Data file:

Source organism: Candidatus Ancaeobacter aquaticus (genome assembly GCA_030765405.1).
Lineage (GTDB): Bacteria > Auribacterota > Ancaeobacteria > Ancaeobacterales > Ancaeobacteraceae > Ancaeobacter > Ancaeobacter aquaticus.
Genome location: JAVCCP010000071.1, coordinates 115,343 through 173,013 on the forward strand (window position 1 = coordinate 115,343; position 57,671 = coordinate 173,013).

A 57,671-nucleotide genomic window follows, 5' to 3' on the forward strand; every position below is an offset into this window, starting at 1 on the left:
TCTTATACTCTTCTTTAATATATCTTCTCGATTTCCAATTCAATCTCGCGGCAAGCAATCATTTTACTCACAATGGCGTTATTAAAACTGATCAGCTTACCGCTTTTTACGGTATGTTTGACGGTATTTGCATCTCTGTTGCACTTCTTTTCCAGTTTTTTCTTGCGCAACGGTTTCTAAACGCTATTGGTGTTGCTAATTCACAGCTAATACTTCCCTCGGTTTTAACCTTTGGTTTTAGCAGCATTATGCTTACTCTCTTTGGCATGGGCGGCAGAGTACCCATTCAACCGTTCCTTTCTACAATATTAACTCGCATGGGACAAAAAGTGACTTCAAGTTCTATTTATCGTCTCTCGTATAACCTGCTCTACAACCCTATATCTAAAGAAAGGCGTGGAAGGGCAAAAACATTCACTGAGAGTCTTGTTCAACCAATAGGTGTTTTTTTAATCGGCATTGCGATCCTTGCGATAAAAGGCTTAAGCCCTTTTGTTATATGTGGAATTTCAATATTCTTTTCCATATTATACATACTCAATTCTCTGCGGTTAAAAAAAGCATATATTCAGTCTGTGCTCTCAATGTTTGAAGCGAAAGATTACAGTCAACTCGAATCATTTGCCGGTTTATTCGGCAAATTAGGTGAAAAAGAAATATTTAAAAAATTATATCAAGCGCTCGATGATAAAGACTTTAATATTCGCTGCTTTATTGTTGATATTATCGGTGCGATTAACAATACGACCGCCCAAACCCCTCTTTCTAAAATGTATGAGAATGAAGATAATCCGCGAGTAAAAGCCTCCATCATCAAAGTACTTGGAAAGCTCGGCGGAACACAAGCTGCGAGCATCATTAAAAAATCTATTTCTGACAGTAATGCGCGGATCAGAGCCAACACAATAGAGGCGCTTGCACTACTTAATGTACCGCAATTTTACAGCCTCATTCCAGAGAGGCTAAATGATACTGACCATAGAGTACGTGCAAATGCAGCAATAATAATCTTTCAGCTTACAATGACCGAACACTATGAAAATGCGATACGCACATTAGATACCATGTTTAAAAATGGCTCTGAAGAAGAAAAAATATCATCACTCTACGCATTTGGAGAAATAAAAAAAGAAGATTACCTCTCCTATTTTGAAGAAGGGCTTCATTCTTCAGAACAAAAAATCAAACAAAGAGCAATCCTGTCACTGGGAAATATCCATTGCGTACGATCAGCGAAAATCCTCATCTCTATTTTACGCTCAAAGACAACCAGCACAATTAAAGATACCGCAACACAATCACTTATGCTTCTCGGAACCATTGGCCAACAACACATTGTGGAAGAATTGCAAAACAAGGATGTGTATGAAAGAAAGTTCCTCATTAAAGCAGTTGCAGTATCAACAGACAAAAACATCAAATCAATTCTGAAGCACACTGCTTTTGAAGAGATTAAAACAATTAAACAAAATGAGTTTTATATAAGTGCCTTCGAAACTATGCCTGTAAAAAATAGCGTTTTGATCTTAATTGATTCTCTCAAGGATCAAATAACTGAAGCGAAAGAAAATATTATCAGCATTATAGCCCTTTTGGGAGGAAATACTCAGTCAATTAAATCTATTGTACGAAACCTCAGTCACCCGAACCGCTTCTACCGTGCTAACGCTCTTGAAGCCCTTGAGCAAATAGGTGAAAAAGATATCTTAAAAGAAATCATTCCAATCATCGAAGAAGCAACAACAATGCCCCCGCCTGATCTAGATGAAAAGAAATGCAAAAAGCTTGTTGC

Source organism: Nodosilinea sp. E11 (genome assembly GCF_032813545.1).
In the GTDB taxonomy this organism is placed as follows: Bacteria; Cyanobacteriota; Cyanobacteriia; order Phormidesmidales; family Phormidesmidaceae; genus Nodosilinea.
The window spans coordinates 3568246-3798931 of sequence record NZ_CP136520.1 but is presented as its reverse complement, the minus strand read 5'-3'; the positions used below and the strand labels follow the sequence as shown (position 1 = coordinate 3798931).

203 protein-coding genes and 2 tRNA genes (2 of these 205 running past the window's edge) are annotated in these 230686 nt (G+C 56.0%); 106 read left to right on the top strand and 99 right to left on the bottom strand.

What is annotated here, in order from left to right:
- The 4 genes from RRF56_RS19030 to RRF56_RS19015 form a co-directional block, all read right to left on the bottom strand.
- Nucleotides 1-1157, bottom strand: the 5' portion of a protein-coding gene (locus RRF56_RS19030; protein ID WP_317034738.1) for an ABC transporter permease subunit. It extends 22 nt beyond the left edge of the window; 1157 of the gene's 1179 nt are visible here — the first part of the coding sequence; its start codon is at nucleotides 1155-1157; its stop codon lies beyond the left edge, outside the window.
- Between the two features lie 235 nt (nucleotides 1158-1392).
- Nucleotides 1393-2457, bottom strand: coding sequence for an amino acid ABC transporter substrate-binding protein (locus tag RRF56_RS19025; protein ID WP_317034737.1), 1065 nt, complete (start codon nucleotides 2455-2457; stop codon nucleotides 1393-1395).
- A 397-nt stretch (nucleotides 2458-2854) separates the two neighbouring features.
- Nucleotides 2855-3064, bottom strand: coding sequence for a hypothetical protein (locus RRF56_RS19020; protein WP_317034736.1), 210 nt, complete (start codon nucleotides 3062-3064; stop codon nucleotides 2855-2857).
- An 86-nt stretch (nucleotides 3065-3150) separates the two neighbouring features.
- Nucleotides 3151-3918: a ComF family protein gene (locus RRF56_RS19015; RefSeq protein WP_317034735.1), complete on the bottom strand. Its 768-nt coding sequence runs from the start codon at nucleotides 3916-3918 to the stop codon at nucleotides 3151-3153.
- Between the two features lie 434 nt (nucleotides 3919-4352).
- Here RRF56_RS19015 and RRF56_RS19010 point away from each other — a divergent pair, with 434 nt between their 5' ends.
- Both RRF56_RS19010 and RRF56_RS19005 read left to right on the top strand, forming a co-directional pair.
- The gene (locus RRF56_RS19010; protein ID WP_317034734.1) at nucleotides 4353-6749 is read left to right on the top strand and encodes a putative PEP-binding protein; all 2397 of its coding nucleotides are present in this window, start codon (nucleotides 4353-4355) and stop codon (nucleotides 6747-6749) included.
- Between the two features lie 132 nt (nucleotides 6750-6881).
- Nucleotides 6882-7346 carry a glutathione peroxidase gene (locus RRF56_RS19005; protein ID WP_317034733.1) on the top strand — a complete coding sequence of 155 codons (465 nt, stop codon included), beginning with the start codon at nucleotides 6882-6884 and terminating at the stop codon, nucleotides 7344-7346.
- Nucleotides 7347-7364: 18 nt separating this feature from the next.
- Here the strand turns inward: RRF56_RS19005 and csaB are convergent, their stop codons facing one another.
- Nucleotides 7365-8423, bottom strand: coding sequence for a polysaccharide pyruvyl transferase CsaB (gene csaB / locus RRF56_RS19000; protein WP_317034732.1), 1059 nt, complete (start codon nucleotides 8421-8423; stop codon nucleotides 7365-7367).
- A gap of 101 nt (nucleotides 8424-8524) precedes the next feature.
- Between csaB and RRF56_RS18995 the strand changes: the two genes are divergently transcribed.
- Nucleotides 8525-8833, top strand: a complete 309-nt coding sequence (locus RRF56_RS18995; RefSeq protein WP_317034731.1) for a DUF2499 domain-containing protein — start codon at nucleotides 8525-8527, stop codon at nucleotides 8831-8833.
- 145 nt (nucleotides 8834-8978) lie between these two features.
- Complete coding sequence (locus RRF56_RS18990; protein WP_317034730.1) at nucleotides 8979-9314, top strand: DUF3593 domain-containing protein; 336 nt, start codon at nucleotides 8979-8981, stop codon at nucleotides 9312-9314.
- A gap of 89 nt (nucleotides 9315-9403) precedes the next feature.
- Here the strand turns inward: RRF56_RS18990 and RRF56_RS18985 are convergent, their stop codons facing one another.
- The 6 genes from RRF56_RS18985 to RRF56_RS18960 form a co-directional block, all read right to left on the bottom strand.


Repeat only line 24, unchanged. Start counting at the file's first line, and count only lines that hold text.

- Nucleotides 6882-7346 carry a glutathione peroxidase gene (locus RRF56_RS19005; protein ID WP_317034733.1) on the top strand — a complete coding sequence of 155 codons (465 nt, stop codon included), beginning with the start codon at nucleotides 6882-6884 and terminating at the stop codon, nucleotides 7344-7346.